monopsony


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Monopsony

The existence of only one buyer in a market, forcing sellers to accept a lower price than the socially optimal price.

Monopsony

Describing a market for a good or service with several potential sellers and only one potential buyer. Low prices mark the monopsonies because the sellers must compete for the buyer, perhaps to below sustainable level. One may thing of a monopsony as the polar opposite of a monopoly. See also: Buyer's Market.

monopsony

Of, relating to, or being a market in which there is a single buyer of a particular good or service. Businesses selling in a market characterized by monopsony are likely to suffer below-average profitability because of the lack of alternative outlets for their products. Compare monopoly.

monopsony

a form of BUYER CONCENTRATION, that is, a MARKET situation in which a single buyer confronts many small suppliers. Monopsonists are often able to secure advantageous terms from suppliers in the form of BULK-BUYING price discounts and extended CREDIT terms. See MONOPOLY, BILATERAL MONOPOLY.
References in periodicals archive ?
Under monopsony, a buyer with market power in its buying market reduces its purchases to infracompetitive levels, thereby reducing the supply.
If it is often noticed that a monopoly is a monopsony or a monopsony is a monopoly, this is rarely considered a necessity.
In addition to finding lower wages in monopsony markets, the researchers also found that, over time, firms that dominate their labor markets were less likely to share productivity gains with employees.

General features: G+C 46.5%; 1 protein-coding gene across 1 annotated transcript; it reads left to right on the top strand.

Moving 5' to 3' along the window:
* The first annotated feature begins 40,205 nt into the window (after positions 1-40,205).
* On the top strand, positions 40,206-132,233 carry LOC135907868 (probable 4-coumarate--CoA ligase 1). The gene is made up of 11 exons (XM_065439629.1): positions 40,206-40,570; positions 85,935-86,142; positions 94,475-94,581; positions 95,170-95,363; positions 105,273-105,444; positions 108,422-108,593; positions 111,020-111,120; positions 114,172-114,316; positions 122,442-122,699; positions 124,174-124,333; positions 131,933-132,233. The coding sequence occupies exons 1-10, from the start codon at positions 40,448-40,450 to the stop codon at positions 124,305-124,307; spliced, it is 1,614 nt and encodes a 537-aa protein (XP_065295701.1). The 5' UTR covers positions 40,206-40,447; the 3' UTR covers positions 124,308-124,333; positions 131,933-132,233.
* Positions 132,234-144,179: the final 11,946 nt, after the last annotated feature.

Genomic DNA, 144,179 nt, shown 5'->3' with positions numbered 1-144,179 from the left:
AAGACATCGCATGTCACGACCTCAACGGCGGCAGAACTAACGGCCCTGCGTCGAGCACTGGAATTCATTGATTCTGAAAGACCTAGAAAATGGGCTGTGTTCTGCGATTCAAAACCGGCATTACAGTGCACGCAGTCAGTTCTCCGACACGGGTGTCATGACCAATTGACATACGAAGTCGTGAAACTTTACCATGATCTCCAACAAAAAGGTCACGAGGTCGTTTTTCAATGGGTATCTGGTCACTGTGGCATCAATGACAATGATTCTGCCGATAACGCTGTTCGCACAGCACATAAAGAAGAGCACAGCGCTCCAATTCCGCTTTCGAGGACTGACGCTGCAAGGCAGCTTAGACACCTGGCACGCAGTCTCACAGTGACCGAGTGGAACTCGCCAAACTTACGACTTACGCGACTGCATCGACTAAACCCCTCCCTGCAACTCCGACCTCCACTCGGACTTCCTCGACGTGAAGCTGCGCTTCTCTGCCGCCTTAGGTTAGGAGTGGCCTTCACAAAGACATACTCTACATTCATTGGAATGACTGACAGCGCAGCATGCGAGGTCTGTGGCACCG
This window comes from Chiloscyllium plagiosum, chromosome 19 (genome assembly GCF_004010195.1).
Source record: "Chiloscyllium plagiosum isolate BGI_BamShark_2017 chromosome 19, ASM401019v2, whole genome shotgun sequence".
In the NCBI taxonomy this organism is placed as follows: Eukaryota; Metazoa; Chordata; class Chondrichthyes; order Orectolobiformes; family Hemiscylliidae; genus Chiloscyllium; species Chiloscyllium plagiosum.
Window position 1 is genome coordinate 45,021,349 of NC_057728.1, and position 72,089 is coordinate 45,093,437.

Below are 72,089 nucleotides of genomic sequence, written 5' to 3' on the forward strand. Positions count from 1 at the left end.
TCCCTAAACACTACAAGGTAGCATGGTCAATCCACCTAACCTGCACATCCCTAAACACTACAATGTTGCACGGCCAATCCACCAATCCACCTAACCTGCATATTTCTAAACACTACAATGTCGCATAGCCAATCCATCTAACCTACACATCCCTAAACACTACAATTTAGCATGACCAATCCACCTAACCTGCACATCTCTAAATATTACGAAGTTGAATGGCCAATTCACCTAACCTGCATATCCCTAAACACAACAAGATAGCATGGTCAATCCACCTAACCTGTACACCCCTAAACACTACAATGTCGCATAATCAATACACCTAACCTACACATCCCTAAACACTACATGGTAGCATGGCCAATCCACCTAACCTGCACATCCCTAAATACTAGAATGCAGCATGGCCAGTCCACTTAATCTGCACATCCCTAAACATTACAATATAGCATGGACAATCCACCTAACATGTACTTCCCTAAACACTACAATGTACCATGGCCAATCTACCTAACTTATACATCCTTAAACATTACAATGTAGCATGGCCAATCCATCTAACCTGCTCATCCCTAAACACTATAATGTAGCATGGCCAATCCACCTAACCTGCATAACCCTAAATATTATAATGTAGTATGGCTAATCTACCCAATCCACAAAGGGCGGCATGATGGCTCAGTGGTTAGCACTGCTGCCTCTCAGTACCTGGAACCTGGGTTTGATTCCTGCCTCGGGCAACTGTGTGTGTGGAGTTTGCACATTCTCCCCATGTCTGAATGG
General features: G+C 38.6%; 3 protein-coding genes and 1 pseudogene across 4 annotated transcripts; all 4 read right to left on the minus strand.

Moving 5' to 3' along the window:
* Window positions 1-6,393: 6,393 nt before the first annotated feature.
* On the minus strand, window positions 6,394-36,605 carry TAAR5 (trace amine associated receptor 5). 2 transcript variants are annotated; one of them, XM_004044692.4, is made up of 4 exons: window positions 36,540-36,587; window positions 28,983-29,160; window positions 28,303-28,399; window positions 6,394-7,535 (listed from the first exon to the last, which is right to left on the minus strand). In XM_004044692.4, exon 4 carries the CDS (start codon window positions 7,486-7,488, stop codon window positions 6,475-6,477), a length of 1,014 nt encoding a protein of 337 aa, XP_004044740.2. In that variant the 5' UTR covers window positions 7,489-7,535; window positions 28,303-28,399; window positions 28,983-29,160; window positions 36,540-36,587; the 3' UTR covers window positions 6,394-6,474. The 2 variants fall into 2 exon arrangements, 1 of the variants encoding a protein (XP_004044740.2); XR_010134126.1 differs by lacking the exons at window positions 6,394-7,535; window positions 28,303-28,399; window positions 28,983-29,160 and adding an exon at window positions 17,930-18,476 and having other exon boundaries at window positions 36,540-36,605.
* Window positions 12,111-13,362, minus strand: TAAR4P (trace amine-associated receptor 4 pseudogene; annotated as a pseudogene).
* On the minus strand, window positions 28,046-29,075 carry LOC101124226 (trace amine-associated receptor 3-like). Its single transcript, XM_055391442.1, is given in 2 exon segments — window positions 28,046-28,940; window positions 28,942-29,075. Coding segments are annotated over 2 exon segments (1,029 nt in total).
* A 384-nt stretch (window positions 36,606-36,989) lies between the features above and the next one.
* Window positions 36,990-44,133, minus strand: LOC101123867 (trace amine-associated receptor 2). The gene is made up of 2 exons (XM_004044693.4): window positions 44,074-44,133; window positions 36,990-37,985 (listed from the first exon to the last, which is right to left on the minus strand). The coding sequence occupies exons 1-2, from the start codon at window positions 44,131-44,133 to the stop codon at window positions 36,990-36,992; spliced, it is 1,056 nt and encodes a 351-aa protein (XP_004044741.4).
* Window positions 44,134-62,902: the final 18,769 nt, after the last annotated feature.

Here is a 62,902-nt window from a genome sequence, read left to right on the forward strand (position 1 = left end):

(3) This result is consistent with (and reliant upon) the economically symmetric effects of monopoly in output markets and monopsony in input markets.
They found that a combination of measurement error in the Card and Krueger telephone survey and the fact that the wages of many of the workers were already above both the new and old minimum wage accounted for Card and Krueger's findings, rather than a monopsony effect.
In monopsony a firm which offers below equilibrium wage rates will not per se have a shortage of labor, for if no other firms are available for workers to seek employment at, the only alternative for a worker taking a wage below his marginal revenue product is leisure time (9).
In this article, we first analyze the peculiarities of a non-discriminatory monopsony with two variable factors of production, paying special attention to the budget constraint involved: the budget constraint of a monopsonistic firm is, because of the endogeneity of the wage rate, non-linear.
(Blau and Kahn, 2016) The effect of women's absence of substitute income sources and their restricted job options is to make them more vulnerable to the risk of monopsony power (Ctefanescu-Mihaila, 2015; 2014a, b) than is the case for men.
(18) In those circumstances, however, when a buyer with monopsony power forces those suppliers to disfavor the buyer's rivals, injuring the suppliers as well as the rivals, those sellers would deserve protection from the exercise of buyer power.